Life is complex, and so are our stories and emotions. I, for one, am so tired of having to prove myself. When I was kicked out of my home as a youth, I had to prove that I wasn’t as bad as my mother said I was. When stalked by my father, I had to prove that I wasn’t a bad daughter for not visiting him in jail. When I stepped back from full-time employment, I felt the need to justify my decision to others by explaining that my emotional health was just as important as earning a paycheck. Have you ever felt the need to prove and explain yourself to those around you?
But what good does that do? It’s such a better use of our time to wrestle with God than it is to try to prove ourselves to those around us. People might pin toxic, untrue labels on our back. Life might knock us down. We may even wrongly label ourselves. But God never does. Our God-given identity is the truest thing about us. God spends a lot of time taking labels off of us, and whispering to us a new name.
Wrestling with God is not only allowed—it’s often essential in the process of discovering our new names. Abram wrestled with God as he was being renamed to Abraham. Jacob wrestled with God and was renamed to Israel. Why is wrestling necessary? Because an identity change is intensely personal. It cannot come from afar.
Transformation cannot come through looking at Instagram feeds. It’s a gift that can only be received by stepping away from the noise of the world and quieting our souls to hear the voice of God. My wrestling with God meant that I needed to take a time-out. I needed to scale back my speaking schedule and take time away from work to hear what God was calling me, instead of listening to the labels that were limiting me.
How do we wrestle in faith with God for our new names? The first step of hearing your new name is to reflect on the label that’s limiting you. What is the emphasis of your current identity? If your name is “Achiever,” you may be focusing more on your accomplishments than how God sees you. Did you know you are named God’s “handiwork”? (Ephesians 2:10) That is who you are, not what you do.
If you’ve taken a job loss personally, renaming yourself “unemployed,” you may be forgetting God’s unconditional love for you—a love not based on your performance. We all have a tendency to take our seasons, struggles, and strengths on as our new name. But God’s names for us are deeper than post-it-note provisions that help us get by. Our names are important, they are written in the book of life, and our new names go with us into heaven. We will not be labeled “Sad” or “Anxious” or “Depressed” in Heaven, so why are we settling for these labels here on earth?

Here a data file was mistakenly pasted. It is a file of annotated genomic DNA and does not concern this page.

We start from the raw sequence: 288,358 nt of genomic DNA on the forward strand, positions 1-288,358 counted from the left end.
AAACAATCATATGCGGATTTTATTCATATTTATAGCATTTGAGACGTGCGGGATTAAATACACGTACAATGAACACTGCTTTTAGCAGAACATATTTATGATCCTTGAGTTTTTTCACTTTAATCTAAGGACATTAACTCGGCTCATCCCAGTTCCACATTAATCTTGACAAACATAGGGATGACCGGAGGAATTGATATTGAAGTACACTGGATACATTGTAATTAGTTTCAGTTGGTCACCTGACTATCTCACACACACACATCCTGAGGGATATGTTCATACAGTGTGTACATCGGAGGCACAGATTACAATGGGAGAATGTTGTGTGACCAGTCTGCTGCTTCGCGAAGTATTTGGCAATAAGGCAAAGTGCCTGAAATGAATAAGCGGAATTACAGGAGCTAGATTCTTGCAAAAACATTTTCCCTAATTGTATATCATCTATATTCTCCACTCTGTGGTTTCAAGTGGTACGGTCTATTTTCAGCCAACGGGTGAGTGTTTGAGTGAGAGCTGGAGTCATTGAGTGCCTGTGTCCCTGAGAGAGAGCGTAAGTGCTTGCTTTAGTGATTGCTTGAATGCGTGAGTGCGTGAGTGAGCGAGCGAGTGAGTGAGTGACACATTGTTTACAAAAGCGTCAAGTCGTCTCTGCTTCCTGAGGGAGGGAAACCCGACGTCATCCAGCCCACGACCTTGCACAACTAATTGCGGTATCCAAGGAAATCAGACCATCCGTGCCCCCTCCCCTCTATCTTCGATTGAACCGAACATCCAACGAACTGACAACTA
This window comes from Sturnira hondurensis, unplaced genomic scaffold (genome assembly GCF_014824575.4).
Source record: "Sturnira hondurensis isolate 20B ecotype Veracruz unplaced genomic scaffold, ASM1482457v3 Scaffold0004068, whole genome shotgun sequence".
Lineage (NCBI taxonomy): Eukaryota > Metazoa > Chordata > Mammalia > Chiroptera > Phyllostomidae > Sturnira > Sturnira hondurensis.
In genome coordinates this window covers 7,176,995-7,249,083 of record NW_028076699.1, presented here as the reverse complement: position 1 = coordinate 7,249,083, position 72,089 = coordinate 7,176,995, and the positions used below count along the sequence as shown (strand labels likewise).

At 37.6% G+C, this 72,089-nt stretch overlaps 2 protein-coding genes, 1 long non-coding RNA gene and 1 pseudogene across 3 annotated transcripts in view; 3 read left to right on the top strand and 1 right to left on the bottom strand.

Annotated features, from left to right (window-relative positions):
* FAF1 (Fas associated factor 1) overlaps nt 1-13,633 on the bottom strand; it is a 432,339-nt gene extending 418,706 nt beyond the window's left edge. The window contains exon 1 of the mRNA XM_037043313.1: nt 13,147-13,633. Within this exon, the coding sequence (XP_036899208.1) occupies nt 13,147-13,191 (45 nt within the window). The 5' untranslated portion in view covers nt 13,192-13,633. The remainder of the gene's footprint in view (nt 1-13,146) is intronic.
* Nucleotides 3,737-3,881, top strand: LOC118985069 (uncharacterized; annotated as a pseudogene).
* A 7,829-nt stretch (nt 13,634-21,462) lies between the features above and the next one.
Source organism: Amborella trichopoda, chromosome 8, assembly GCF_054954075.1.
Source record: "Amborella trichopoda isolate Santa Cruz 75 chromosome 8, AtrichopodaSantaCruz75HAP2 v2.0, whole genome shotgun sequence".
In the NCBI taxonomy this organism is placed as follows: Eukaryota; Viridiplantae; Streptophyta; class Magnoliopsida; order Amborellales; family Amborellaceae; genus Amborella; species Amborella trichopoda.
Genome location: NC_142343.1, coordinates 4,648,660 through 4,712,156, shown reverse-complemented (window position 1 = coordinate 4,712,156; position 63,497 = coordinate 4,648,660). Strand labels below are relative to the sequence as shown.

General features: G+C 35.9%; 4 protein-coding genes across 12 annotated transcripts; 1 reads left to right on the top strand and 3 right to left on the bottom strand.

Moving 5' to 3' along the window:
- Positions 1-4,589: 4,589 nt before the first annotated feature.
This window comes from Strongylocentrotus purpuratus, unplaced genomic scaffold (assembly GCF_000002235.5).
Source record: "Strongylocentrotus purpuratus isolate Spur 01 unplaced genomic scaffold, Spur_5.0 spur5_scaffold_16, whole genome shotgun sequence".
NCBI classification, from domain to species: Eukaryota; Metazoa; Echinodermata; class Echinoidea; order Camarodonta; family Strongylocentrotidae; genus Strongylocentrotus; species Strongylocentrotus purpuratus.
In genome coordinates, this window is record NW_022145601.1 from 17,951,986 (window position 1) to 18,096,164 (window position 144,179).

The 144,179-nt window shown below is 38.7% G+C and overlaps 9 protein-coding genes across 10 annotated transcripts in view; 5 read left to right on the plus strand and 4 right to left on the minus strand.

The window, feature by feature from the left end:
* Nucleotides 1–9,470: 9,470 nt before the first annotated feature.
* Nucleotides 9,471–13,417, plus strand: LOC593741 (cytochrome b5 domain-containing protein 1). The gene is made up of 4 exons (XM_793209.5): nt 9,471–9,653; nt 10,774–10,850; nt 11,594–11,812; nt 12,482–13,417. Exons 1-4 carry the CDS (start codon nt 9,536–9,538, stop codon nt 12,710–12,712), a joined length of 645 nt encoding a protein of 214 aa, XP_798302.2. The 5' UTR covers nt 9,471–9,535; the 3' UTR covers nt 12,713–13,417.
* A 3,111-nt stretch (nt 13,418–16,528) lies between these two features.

In our journey to discover our new name, God will shift the emphasis off of ourselves and help us see the new work He is doing in our lives. The good news is that God is always doing a new thing. In the seasons when we feel stuck, when our careers don’t seem to advance, when the family we hope for seems to be a far off dream – God is still birthing new seasons, stories, and names on the inside of us.
“See, I am doing a new thing!
Now it springs up; do you not perceive it?
I am making a way in the wilderness
and streams in the wasteland.”
We are given new names because we are sons and daughters. Our faith walk will involve wrestling, waiting, questioning, answering, and, yes, asking and receiving. Arguably three of the most important Old Testament figures—Abraham, Isaac, and Jacob—were not given significance in standing because they were perfect. On the contrary, they all were flawed human beings who were honest with God, and God purposed to make them new.
God will not make a new way for us and then keep us captive in our old names and identities. We are a new creation in Him (2 Corinthians 5:17), and surely we can look forward to the new name and life he will give to us. You are more than a label. You have a new name!
CNN has called Esther Fleece Allen one of “Five Women to Watch in Religion,” USA Today has named her one of the “New Faces of Evangelicalism” and Christianity Today has called her “one of the 50 women shaping the church and culture.” Allen is a bestselling author whose latest book is titled Your New Name: Saying Goodbye to the Labels that Limit. For more information visit www.EstherFleeceAllen.com.